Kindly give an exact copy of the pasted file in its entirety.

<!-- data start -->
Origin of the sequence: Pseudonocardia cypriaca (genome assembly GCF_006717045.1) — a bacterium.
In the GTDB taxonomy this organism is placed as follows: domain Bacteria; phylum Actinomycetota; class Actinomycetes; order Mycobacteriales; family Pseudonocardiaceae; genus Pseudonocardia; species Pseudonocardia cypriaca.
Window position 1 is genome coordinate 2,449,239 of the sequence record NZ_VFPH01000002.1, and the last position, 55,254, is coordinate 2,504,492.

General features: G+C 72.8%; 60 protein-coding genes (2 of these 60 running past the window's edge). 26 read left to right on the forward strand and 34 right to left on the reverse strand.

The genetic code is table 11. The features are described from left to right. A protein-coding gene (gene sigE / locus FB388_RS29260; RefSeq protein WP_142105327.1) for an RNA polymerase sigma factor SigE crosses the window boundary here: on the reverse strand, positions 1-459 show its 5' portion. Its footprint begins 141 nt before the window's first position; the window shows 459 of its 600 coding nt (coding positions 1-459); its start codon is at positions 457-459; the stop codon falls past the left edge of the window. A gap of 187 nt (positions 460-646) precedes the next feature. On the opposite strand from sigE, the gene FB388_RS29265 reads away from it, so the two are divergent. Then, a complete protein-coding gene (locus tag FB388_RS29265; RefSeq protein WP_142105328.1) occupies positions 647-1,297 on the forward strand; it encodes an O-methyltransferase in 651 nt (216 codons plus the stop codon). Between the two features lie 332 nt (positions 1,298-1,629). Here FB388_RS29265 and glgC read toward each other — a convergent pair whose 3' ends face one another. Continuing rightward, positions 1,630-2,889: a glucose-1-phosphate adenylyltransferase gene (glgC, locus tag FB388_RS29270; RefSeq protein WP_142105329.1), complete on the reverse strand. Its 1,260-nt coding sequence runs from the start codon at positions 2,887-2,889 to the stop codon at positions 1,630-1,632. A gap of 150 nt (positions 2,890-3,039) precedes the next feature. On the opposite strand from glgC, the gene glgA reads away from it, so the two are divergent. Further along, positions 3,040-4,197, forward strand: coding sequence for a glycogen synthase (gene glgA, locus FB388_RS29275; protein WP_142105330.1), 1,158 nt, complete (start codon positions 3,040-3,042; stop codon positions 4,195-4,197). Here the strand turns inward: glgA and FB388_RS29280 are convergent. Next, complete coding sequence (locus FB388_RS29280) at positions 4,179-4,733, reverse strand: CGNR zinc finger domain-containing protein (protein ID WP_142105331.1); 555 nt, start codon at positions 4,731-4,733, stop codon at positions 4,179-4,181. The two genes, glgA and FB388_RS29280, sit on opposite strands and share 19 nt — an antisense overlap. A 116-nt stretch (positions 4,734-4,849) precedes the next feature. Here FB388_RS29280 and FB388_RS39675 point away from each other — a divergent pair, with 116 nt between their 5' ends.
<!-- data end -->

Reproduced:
Origin of the sequence: Pseudonocardia cypriaca (genome assembly GCF_006717045.1) — a bacterium.
In the GTDB taxonomy this organism is placed as follows: domain Bacteria; phylum Actinomycetota; class Actinomycetes; order Mycobacteriales; family Pseudonocardiaceae; genus Pseudonocardia; species Pseudonocardia cypriaca.
Window position 1 is genome coordinate 2,449,239 of the sequence record NZ_VFPH01000002.1, and the last position, 55,254, is coordinate 2,504,492.

General features: G+C 72.8%; 60 protein-coding genes (2 of these 60 running past the window's edge). 26 read left to right on the forward strand and 34 right to left on the reverse strand.

The genetic code is table 11. The features are described from left to right. A protein-coding gene (gene sigE / locus FB388_RS29260; RefSeq protein WP_142105327.1) for an RNA polymerase sigma factor SigE crosses the window boundary here: on the reverse strand, positions 1-459 show its 5' portion. Its footprint begins 141 nt before the window's first position; the window shows 459 of its 600 coding nt (coding positions 1-459); its start codon is at positions 457-459; the stop codon falls past the left edge of the window. A gap of 187 nt (positions 460-646) precedes the next feature. On the opposite strand from sigE, the gene FB388_RS29265 reads away from it, so the two are divergent. Then, a complete protein-coding gene (locus tag FB388_RS29265; RefSeq protein WP_142105328.1) occupies positions 647-1,297 on the forward strand; it encodes an O-methyltransferase in 651 nt (216 codons plus the stop codon). Between the two features lie 332 nt (positions 1,298-1,629). Here FB388_RS29265 and glgC read toward each other — a convergent pair whose 3' ends face one another. Continuing rightward, positions 1,630-2,889: a glucose-1-phosphate adenylyltransferase gene (glgC, locus tag FB388_RS29270; RefSeq protein WP_142105329.1), complete on the reverse strand. Its 1,260-nt coding sequence runs from the start codon at positions 2,887-2,889 to the stop codon at positions 1,630-1,632. A gap of 150 nt (positions 2,890-3,039) precedes the next feature. On the opposite strand from glgC, the gene glgA reads away from it, so the two are divergent. Further along, positions 3,040-4,197, forward strand: coding sequence for a glycogen synthase (gene glgA, locus FB388_RS29275; protein WP_142105330.1), 1,158 nt, complete (start codon positions 3,040-3,042; stop codon positions 4,195-4,197). Here the strand turns inward: glgA and FB388_RS29280 are convergent. Next, complete coding sequence (locus FB388_RS29280) at positions 4,179-4,733, reverse strand: CGNR zinc finger domain-containing protein (protein ID WP_142105331.1); 555 nt, start codon at positions 4,731-4,733, stop codon at positions 4,179-4,181. The two genes, glgA and FB388_RS29280, sit on opposite strands and share 19 nt — an antisense overlap. A 116-nt stretch (positions 4,734-4,849) precedes the next feature. Here FB388_RS29280 and FB388_RS39675 point away from each other — a divergent pair, with 116 nt between their 5' ends.